So who says Web 2.0 doesn’t foster communities?

Wanted to blog on this article and my buddy, Damon, beat me to it. In a recent CIO Magazine article, Christopher Koch writes about the myth of community and how it’s being bandied about as collaboration was during the previous bubble.

Couple of questions Christopher asks and Damon addresses well. Here’s my take:

1.  What’s the perceived value of sites like Second Life, MySpace and YouTube? 

For the target audience that MySpace caters to — the youth. They “use it for identity production and socialization in contemporary American society”. For those interested, check out an excellent explanation by Danah Boyd as to what teens do on MySpace:

Of course, ask any teen what they’re doing with their friends in general; they’ll most likely shrug their shoulders and respond nonchalantly with “just hanging out.” Although adults often perceive hanging out to be wasted time, it is how youth get socialized into peer groups. Hanging out amongst friends allows teens to build relationships and stay connected. Much of what is shared between youth is culture – fashion, music, media. The rest is simply presence. This is important in the development of a social worldview.

The perceived value for youth is it gives them a walled stadium where they can hang out w/ their friends and the fact that there are millions of teenagers drives corporations to advertise there — an obvious value.

2.  But can you really build a community around kitchens or power tools?

No, you don’t build communities around power tools like you would around the Macintosh. I agree w/ Damon that not all products/services are created equal and therefore the opportunity to create communities and evangelize varies among different products.

So, does Web 2.0 foster communities? Web 2.0 is only a tool that helps extend your offline communities into the online world. It’s a much more effective way to stay in touch w/ your vast family of connections dispersed all over the globe.. blah blah blah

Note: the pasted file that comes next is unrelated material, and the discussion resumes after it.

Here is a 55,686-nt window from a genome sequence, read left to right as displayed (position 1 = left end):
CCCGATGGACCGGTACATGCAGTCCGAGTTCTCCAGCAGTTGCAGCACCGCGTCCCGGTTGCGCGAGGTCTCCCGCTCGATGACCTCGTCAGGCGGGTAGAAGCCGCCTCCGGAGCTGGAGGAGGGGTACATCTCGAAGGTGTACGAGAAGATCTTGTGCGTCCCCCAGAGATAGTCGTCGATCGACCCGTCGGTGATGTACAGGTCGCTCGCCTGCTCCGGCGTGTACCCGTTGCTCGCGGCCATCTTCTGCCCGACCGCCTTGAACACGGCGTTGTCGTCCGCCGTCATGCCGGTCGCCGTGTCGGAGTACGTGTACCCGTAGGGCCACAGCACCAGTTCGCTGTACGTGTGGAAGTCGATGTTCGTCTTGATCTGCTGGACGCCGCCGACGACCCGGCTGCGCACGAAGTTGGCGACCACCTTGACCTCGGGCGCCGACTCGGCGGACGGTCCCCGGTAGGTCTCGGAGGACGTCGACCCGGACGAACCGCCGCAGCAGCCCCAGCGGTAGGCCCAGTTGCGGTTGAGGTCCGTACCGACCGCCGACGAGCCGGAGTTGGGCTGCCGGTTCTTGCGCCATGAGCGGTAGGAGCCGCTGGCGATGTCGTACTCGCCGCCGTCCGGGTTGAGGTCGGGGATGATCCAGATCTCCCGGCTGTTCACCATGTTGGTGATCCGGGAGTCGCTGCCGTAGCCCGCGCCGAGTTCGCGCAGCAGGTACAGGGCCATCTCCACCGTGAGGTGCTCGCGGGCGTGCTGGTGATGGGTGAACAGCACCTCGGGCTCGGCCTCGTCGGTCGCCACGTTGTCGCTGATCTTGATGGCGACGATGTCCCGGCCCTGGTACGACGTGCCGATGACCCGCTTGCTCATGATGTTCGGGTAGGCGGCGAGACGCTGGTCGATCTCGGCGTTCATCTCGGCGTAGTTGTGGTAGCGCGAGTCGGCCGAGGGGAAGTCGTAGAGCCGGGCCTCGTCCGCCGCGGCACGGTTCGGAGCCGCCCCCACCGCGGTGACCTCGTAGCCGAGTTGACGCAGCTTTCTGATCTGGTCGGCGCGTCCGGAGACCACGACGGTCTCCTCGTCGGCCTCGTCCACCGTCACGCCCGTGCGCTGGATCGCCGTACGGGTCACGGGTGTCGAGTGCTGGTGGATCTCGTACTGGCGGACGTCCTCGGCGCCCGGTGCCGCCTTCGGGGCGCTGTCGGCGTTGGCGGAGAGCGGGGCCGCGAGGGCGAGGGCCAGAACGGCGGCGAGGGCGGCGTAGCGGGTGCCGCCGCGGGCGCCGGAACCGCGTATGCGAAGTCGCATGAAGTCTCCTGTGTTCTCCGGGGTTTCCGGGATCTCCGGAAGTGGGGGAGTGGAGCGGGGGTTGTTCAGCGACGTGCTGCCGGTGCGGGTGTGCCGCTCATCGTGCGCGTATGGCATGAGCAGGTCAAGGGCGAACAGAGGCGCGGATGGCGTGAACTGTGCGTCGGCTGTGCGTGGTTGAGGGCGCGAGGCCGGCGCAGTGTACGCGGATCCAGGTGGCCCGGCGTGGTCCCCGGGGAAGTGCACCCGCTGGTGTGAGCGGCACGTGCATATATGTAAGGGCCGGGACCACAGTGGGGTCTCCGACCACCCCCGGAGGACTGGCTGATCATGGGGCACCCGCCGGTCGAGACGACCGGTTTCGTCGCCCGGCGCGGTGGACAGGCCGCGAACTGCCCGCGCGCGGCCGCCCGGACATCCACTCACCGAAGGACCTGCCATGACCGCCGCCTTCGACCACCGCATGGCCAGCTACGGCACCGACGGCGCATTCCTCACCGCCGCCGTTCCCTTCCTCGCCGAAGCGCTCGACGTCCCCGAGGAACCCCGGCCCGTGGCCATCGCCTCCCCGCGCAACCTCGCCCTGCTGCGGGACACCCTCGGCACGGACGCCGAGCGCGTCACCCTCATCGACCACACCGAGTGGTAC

But let me ask YOU – TIME’s Person of the Year 🙂

Do you believe Web 2.0 fosters communities?

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  1. The Future of Communities Blog » Blog Archive » Is it true that there is no community in web 2.0?

    […] evidence that Web 2.0 and more specifically, social networking, are creating real communities (via Mario Sundar & Damon Billian). In the article he says: “I think community is the code word of denial […]

  2. Damon Billian

    Hi Mario,

    Yep! An introvert:) If I am writing a comment on someone’s blog, I generally feel way more comfortable doing it with folks that I know (you, Jeremiah, Noah, etc.) to some degree. I am now much more comfortable posting on other sites now that I’ve been active online again for a bit.

    Ahh…now I see what you’re saying. I’ve actually found that shy/introverted people are actually more inclined to participate in communities (relative anonymity/lack of face-to-face interaction helps those that may be introverted).

  3. Mario Sundar

    Introvert? Now, that’s news to me 🙂

    The point I was trying to make, was not that they don’t offer feedback, rather that their online behavior may not mimic that of their more outspoken blogger/chatterati friends.

  4. damon billian

    Hi Mario,

    Believe it or not, I am an introvert;-) My Myers-Briggs personality is an INFP;-)

    Some of the most brilliant people I know aren’t extroverts. Many of them, perhaps just because they are so smart, don’t always interact with people in ways that we understand. Many eBay users that contacted me with feedback were not board regulars (relative to posting and interacting) but I got a lot of value from the lurkers.

  5. Mario Sundar

    Also, Damon, I’d like to add that online networking for an introvert will not work. I’d like to reiterate that you’re in the online world, as you are in the offline world.

  6. Damon Billian

    Hi Mario,

    “Do you believe Web 2.0 fosters communities?”

    Overall, yes! I just think that people have to have rational beliefs about what can “become a community”. A good percentage of products/services probably don’t have a need per se, such as some boring household product (spoons, forks).

    I do think it is somewhat dangerous to think that there isn’t value in social networking. The value of social networking entirely depends on the people doing the networking & they are the ones that perceive the value (not the company and “outsiders” to the network). I know a lot of people that spend hours on MySpace, something that could help shift some purchasing decisions down the road (I posted an article from Wharton about networking-based marketing last week). I think we’re also going to start seeing shifts in social networking, with more niche sites popping up to cater to specific audiences.

    Side note: I disagree with the claim that some make about lurkers not being part of a community (just because I don’t live in the same neighborhood as you doesn’t mean I don’t live in the same town;-) I just might choose to digest my information in a different way than someone that feels compelled to make a post/profile. Don’t they always say “watch out for the quiet ones”?

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